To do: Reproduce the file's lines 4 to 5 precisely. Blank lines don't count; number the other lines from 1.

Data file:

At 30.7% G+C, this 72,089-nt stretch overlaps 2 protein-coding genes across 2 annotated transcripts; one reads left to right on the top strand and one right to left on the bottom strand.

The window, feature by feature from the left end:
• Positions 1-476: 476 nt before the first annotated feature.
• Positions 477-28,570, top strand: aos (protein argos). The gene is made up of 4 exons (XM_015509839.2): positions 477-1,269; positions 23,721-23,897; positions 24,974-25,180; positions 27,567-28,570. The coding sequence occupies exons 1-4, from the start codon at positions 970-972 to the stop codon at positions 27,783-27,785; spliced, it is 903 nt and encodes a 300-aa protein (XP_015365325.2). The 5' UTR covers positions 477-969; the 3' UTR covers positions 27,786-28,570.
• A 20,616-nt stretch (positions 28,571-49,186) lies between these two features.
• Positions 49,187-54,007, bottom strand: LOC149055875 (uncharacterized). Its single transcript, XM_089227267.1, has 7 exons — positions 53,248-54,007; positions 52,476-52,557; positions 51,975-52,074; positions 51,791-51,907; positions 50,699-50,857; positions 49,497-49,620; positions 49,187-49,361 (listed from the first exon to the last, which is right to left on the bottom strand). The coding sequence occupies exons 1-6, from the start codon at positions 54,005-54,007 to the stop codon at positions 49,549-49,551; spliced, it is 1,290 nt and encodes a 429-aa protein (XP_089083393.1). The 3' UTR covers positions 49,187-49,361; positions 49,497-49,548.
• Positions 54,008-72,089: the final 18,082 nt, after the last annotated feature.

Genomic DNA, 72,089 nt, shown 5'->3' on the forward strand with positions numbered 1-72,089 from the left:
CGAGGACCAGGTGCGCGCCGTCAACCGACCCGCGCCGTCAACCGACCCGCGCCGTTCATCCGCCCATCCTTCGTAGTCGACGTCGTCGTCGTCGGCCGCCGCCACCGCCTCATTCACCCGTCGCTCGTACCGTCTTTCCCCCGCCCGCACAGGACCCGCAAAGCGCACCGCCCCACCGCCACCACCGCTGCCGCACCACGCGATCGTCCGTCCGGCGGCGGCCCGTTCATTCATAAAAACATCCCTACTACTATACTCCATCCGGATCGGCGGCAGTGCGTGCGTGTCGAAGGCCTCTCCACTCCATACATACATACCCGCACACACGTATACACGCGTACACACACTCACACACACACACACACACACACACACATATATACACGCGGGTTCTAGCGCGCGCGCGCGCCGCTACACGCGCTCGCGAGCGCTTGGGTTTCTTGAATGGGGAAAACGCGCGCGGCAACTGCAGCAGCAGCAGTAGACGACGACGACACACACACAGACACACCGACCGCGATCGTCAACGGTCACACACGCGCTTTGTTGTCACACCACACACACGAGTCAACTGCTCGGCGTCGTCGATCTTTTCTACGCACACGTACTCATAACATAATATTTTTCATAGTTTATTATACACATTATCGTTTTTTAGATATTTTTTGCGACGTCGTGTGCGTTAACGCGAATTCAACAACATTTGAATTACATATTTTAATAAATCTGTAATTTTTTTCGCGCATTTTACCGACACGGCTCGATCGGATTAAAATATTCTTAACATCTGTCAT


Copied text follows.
• Positions 477-28,570, top strand: aos (protein argos). The gene is made up of 4 exons (XM_015509839.2): positions 477-1,269; positions 23,721-23,897; positions 24,974-25,180; positions 27,567-28,570. The coding sequence occupies exons 1-4, from the start codon at positions 970-972 to the stop codon at positions 27,783-27,785; spliced, it is 903 nt and encodes a 300-aa protein (XP_015365325.2). The 5' UTR covers positions 477-969; the 3' UTR covers positions 27,786-28,570.
• A 20,616-nt stretch (positions 28,571-49,186) lies between these two features.